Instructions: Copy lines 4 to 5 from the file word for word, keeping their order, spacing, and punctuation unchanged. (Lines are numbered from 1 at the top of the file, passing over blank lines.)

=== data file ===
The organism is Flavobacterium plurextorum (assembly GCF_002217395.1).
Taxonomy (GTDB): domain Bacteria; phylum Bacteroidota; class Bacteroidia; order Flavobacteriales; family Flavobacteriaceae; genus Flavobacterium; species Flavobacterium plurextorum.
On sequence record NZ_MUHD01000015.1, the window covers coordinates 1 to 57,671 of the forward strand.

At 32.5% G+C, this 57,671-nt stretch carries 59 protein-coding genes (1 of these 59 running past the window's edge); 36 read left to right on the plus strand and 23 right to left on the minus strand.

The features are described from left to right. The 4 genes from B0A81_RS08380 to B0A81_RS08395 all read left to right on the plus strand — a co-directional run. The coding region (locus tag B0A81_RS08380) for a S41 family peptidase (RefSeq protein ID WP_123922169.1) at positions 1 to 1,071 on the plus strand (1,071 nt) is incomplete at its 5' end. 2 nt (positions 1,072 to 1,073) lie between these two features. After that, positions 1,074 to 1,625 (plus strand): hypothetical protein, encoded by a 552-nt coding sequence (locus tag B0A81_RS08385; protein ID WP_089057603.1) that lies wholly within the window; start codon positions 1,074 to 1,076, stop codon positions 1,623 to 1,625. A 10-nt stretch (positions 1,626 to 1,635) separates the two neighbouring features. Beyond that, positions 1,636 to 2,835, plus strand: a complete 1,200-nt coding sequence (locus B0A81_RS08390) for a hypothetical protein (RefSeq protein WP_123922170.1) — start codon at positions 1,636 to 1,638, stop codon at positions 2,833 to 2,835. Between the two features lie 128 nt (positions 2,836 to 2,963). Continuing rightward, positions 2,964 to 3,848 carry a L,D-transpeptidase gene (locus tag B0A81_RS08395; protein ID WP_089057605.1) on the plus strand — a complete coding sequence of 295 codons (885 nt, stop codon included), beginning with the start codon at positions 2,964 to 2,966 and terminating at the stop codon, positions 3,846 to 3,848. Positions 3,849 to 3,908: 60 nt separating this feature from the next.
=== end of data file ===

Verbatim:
At 32.5% G+C, this 57,671-nt stretch carries 59 protein-coding genes (1 of these 59 running past the window's edge); 36 read left to right on the plus strand and 23 right to left on the minus strand.

The features are described from left to right. The 4 genes from B0A81_RS08380 to B0A81_RS08395 all read left to right on the plus strand — a co-directional run. The coding region (locus tag B0A81_RS08380) for a S41 family peptidase (RefSeq protein ID WP_123922169.1) at positions 1 to 1,071 on the plus strand (1,071 nt) is incomplete at its 5' end. 2 nt (positions 1,072 to 1,073) lie between these two features. After that, positions 1,074 to 1,625 (plus strand): hypothetical protein, encoded by a 552-nt coding sequence (locus tag B0A81_RS08385; protein ID WP_089057603.1) that lies wholly within the window; start codon positions 1,074 to 1,076, stop codon positions 1,623 to 1,625. A 10-nt stretch (positions 1,626 to 1,635) separates the two neighbouring features. Beyond that, positions 1,636 to 2,835, plus strand: a complete 1,200-nt coding sequence (locus B0A81_RS08390) for a hypothetical protein (RefSeq protein WP_123922170.1) — start codon at positions 1,636 to 1,638, stop codon at positions 2,833 to 2,835. Between the two features lie 128 nt (positions 2,836 to 2,963). Continuing rightward, positions 2,964 to 3,848 carry a L,D-transpeptidase gene (locus tag B0A81_RS08395; protein ID WP_089057605.1) on the plus strand — a complete coding sequence of 295 codons (885 nt, stop codon included), beginning with the start codon at positions 2,964 to 2,966 and terminating at the stop codon, positions 3,846 to 3,848. Positions 3,849 to 3,908: 60 nt separating this feature from the next.